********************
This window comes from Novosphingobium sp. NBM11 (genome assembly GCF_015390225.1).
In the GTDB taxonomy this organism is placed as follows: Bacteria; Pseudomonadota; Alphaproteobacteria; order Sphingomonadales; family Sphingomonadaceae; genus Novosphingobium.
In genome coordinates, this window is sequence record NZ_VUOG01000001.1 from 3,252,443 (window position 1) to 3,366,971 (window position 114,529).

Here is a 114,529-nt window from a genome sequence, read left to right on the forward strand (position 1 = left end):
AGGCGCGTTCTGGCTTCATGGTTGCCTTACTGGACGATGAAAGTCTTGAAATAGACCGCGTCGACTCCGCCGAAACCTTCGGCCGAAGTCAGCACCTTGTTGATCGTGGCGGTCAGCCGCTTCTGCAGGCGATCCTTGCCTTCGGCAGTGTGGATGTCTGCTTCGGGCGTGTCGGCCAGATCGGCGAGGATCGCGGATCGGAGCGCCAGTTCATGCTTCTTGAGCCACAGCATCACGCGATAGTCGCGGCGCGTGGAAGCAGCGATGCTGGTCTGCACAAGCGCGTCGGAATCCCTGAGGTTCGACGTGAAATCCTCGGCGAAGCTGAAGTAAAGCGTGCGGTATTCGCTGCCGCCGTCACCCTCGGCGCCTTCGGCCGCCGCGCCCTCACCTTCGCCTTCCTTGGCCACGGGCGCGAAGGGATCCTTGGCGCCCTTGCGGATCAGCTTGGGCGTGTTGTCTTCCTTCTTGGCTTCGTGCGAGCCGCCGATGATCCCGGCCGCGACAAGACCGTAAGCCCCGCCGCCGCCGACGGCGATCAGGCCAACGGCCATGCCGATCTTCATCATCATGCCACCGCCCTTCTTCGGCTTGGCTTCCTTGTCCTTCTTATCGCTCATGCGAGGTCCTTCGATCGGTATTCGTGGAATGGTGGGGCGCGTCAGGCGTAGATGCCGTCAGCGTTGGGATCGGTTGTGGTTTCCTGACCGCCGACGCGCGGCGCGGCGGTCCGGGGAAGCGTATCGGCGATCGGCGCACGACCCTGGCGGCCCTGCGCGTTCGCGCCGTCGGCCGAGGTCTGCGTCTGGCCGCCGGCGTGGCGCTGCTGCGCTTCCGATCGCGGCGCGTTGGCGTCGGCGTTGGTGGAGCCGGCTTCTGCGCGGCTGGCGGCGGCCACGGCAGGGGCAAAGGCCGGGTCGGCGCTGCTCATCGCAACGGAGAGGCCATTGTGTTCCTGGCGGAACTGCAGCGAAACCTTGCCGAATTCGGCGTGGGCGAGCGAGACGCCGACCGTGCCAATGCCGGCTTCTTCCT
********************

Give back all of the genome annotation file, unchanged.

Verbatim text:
This window comes from Novosphingobium sp. NBM11 (genome assembly GCF_015390225.1).
In the GTDB taxonomy this organism is placed as follows: Bacteria; Pseudomonadota; Alphaproteobacteria; order Sphingomonadales; family Sphingomonadaceae; genus Novosphingobium.
In genome coordinates, this window is sequence record NZ_VUOG01000001.1 from 3,252,443 (window position 1) to 3,366,971 (window position 114,529).

Here is a 114,529-nt window from a genome sequence, read left to right on the forward strand (position 1 = left end):
AGGCGCGTTCTGGCTTCATGGTTGCCTTACTGGACGATGAAAGTCTTGAAATAGACCGCGTCGACTCCGCCGAAACCTTCGGCCGAAGTCAGCACCTTGTTGATCGTGGCGGTCAGCCGCTTCTGCAGGCGATCCTTGCCTTCGGCAGTGTGGATGTCTGCTTCGGGCGTGTCGGCCAGATCGGCGAGGATCGCGGATCGGAGCGCCAGTTCATGCTTCTTGAGCCACAGCATCACGCGATAGTCGCGGCGCGTGGAAGCAGCGATGCTGGTCTGCACAAGCGCGTCGGAATCCCTGAGGTTCGACGTGAAATCCTCGGCGAAGCTGAAGTAAAGCGTGCGGTATTCGCTGCCGCCGTCACCCTCGGCGCCTTCGGCCGCCGCGCCCTCACCTTCGCCTTCCTTGGCCACGGGCGCGAAGGGATCCTTGGCGCCCTTGCGGATCAGCTTGGGCGTGTTGTCTTCCTTCTTGGCTTCGTGCGAGCCGCCGATGATCCCGGCCGCGACAAGACCGTAAGCCCCGCCGCCGCCGACGGCGATCAGGCCAACGGCCATGCCGATCTTCATCATCATGCCACCGCCCTTCTTCGGCTTGGCTTCCTTGTCCTTCTTATCGCTCATGCGAGGTCCTTCGATCGGTATTCGTGGAATGGTGGGGCGCGTCAGGCGTAGATGCCGTCAGCGTTGGGATCGGTTGTGGTTTCCTGACCGCCGACGCGCGGCGCGGCGGTCCGGGGAAGCGTATCGGCGATCGGCGCACGACCCTGGCGGCCCTGCGCGTTCGCGCCGTCGGCCGAGGTCTGCGTCTGGCCGCCGGCGTGGCGCTGCTGCGCTTCCGATCGCGGCGCGTTGGCGTCGGCGTTGGTGGAGCCGGCTTCTGCGCGGCTGGCGGCGGCCACGGCAGGGGCAAAGGCCGGGTCGGCGCTGCTCATCGCAACGGAGAGGCCATTGTGTTCCTGGCGGAACTGCAGCGAAACCTTGCCGAATTCGGCGTGGGCGAGCGAGACGCCGACCGTGCCAATGCCGGCTTCTTCCT